According to (1987), motives or consumer motivations act a central role in consumer behavioural processes. Defined as the enduring propositions which direct behaviour towards the attainment of specific goals and objectives, motives are both arouse behaviour and a director to certain ends. Abraham Maslow presented the best known classification of motives from physiological to self-actualization needs. The hierarchy suggests that consumers will satisfy the basic motivational level first prior to satisfying higher levels of motives. Important to note are motive is caused by a deficit or a dearth and differs from each other in type and amount; however, motives are based on needs and propel people to perceive, think and act in ways to satisfy a need. Implicit motivation refers to people’s unconscious desires, aspirations and needs while the explicit motives better predict responses to immediate, specific situations and to choice behaviours and attitudes (2005).
Intrinsic and extrinsic motivations
(2008) contend that there is a significant correlation among cognitive absorption, perceived access, perceived usefulness and fashion involvement. They have studied that intrinsic and extrinsic motivations influences acceptance of Internet shopping. Such an act to given an individual the incentive to do something, motivation is the biological, emotional, cognitive or social forces which activate and direct behaviour. Intrinsic motivations are internal, focusing on specific activities that will give them pleasure whereas extrinsic behaviours are the factors external to the individual which are unrelated to the specific activities that an individual engages into. (1980) stresses that the combination of behaviour and reward increases the likelihood that such behaviour will be subsequently repeated. The interplay between these two motivations determines the total amount of motivation to undertake an activity. In considering the determinants of actions, the influences of fundamental motivations with extrinsic rewards and vice versa must be taken into contemplation
(1999) observes that intrinsic and extrinsic values are basic to consumer value, by which instrumental or terminal values are at the centre. The author argued that the major characteristic between intrinsic and extrinsic value involves the differences between a means to an end and an end in itself. As such, objects with extrinsic value met with instrumental needs as these are used for practical purposes to increase convenience, improve quality and cultivate status. Terminal needs, on the other hand, are met by intrinsic value, which are consumed only for the gratification derived from having fun, feeling virtuous or rejoicing Nonetheless, consumer value could be intrinsically or extrinsically motivated through satisfying first more basic human needs. Such needs will be the foundation of the extent of motivation and the willingness to partake in an activity.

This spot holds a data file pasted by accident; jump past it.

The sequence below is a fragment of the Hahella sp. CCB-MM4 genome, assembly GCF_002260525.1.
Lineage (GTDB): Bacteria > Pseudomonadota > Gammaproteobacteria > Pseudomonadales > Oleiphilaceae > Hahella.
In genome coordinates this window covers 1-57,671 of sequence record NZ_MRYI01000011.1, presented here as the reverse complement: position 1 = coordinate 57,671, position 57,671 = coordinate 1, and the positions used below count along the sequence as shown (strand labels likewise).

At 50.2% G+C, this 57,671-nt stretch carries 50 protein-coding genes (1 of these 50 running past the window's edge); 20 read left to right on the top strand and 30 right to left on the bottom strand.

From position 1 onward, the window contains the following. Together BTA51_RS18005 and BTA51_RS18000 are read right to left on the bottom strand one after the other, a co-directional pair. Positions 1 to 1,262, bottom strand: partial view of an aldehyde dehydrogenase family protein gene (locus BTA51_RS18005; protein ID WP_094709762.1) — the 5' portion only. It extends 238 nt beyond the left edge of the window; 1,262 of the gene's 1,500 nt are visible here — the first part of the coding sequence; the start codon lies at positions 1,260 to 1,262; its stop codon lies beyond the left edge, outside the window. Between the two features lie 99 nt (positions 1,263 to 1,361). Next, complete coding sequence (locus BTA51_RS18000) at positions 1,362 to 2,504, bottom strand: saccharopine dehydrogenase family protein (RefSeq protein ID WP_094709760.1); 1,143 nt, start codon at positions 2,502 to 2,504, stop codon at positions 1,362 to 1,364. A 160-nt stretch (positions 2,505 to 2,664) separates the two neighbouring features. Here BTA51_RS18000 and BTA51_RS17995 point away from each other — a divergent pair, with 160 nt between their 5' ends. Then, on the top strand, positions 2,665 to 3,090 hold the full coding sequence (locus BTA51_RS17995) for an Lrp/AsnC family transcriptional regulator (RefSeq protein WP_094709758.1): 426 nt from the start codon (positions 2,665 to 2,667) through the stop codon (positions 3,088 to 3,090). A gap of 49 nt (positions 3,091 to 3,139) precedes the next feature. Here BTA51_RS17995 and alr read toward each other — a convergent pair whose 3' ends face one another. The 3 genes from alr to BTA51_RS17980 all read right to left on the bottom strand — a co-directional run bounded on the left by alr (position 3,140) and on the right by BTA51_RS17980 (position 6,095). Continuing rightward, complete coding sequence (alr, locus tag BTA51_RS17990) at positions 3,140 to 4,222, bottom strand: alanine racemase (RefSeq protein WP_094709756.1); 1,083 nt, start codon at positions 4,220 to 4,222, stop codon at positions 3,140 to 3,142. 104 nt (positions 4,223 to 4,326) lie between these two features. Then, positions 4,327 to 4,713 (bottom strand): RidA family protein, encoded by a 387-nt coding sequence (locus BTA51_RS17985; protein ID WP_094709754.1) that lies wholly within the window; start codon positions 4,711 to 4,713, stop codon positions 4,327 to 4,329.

hierarchy of needs
work is central to the development of hierarchy of needs through which he believed that human beings aspire to become self-actualizing. Its core thesis is that human needs are organized in a hierarchy, with survival needs at its base. The needs for security and social interaction are at a progressively higher level in the hierarchy, with the need to learn, grow and reach one’s potential as the highest level. (2000) see it as “as lower level needs are satisfied, successively higher needs become more influential in motivating human behaviour.” As such, when the needs in the lowest level of the hierarchy remain unsatisfied, other needs such as learning, creativity, innovation or self-esteem will remain stagnant as it will never arise in the surface